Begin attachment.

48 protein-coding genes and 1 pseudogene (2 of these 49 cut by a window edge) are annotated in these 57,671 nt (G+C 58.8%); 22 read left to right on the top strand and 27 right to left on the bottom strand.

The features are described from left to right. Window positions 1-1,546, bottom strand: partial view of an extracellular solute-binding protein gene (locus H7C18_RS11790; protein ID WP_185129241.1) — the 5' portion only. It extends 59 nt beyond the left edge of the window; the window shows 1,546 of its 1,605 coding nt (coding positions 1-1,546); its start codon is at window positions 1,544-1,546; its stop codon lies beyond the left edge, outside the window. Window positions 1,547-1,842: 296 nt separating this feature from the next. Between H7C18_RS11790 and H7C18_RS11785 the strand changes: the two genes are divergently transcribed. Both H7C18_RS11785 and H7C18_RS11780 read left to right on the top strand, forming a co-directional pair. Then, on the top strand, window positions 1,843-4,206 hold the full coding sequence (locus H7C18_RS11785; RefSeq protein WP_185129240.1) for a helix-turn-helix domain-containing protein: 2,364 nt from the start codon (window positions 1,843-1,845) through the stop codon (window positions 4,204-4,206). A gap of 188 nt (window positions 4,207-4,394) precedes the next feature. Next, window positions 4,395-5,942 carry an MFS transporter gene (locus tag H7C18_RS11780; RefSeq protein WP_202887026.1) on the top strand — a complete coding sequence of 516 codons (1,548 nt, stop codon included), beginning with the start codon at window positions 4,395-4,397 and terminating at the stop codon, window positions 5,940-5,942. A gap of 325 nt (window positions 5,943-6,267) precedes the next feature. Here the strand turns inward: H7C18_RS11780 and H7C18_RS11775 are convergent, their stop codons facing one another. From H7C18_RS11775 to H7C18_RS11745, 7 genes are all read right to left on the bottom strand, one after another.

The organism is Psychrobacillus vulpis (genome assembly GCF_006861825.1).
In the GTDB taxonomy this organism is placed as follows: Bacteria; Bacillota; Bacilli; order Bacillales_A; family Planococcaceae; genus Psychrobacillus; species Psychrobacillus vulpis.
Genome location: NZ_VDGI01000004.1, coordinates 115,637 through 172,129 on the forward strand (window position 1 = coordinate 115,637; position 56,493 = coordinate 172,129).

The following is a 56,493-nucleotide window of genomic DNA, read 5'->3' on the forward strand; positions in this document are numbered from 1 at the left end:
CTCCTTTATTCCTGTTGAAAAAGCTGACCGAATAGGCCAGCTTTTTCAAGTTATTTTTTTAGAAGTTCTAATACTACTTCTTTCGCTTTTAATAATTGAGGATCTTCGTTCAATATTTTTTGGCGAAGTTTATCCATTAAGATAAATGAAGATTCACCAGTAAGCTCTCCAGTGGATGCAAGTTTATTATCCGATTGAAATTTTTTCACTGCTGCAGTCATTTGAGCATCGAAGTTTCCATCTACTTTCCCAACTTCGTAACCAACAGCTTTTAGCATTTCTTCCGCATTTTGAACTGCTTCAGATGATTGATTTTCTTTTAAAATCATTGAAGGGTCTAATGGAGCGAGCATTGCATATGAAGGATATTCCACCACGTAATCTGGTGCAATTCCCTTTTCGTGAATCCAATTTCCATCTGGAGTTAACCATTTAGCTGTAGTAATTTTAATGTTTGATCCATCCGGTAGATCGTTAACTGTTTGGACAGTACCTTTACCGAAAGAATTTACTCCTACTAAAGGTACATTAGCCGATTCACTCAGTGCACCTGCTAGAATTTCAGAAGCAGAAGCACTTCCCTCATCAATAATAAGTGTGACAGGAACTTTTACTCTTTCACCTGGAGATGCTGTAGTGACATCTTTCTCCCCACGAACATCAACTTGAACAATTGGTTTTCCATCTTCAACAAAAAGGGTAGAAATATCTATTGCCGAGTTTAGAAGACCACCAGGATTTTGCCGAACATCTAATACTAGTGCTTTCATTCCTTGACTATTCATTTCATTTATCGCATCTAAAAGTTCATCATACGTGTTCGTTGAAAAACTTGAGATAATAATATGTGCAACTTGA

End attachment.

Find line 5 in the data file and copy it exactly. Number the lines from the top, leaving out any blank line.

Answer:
Genome location: NZ_VDGI01000004.1, coordinates 115,637 through 172,129 on the forward strand (window position 1 = coordinate 115,637; position 56,493 = coordinate 172,129).